Nathan and His Wives: A Novel

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Syracuse University Press, 2003 - Fiction - 219 pages
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Meir, the narrator of the story, is the personal servant of Nathan, a rich tycoon consumed with bizarre obsessions. The deep connection between Meir and Nathan takes its toll on the relationships each man has with the women in his life: Rina, Nathan's first wife; Rachel, Meir's wife; and Dana, Meir's lover.
Wealth makes Nathan powerful, shameless, able to satisfy his every whim - buying up priceless art and antiques, collecting women, founding a political party, purchasing an entire village in Galilee, or assembling his own team of "experts" from all over the world, among them a chess master. Why? Because he can. Wealth fuels Nathan's control over those around him, particularly the faithful Meir.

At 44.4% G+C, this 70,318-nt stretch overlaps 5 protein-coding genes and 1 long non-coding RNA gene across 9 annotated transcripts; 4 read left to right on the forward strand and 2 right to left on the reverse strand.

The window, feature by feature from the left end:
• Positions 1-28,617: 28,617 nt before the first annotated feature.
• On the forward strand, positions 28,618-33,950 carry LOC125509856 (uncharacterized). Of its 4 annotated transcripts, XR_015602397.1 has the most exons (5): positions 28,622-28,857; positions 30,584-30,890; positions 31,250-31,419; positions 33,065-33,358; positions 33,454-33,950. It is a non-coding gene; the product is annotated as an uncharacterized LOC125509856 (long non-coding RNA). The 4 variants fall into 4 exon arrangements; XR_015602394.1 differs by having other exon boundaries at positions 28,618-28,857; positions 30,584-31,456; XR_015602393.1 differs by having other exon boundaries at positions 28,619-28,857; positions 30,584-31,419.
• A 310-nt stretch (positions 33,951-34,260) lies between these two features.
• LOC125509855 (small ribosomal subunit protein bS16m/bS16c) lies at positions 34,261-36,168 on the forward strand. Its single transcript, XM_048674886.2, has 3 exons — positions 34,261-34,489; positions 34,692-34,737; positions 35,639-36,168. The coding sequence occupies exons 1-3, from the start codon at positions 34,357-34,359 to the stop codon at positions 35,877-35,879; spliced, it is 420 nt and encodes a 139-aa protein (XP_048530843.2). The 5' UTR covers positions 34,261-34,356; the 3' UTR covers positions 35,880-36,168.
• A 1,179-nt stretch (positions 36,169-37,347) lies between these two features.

While exploring the complicated personalities of his characters, Miron C. Izakson neatly combines surreal and real elements to deal with questions of Jewish culture and beliefs. Nathan's obsession with collecting is driven by his desire to obtain a fourteenth-century manuscript written by the King of France when he was in exile in England. This record sheds light on issues about royalty and regime, exile and national identity. Meir's assistance in this pursuit is at first innocent and touching, but soon turns morbid and ironic.

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Contents

Section 1
9
Section 2
11
Section 3
13
Section 4
24
Section 5
26
Section 6
39
Section 7
56
Section 8
64
Section 15
130
Section 16
137
Section 17
143
Section 18
164
Section 19
166
Section 20
173
Section 21
187
Section 22
196

Section 9
72
Section 10
82
Section 11
93
Section 12
100
Section 13
110
Section 14
116
Section 23
211
Section 24
214
Section 25
219
Section 26
220
Copyright

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About the author (2003)

In 2000, Besty Rosenberg received the Marsh Award for Children's Literature in Translation for her work translating Duel from the original Hebrew into English. In their review the award committee said: "Duel is quirky, compassionate and beautifully edited...Grossman deals with values that are not often discussed today. In a lively natural translation, this original book is unforgettable.

Ken Frieden is B. G. Rudolph Professor of Judaic Studies and director of the Judaic Studies Program at Syracuse University.

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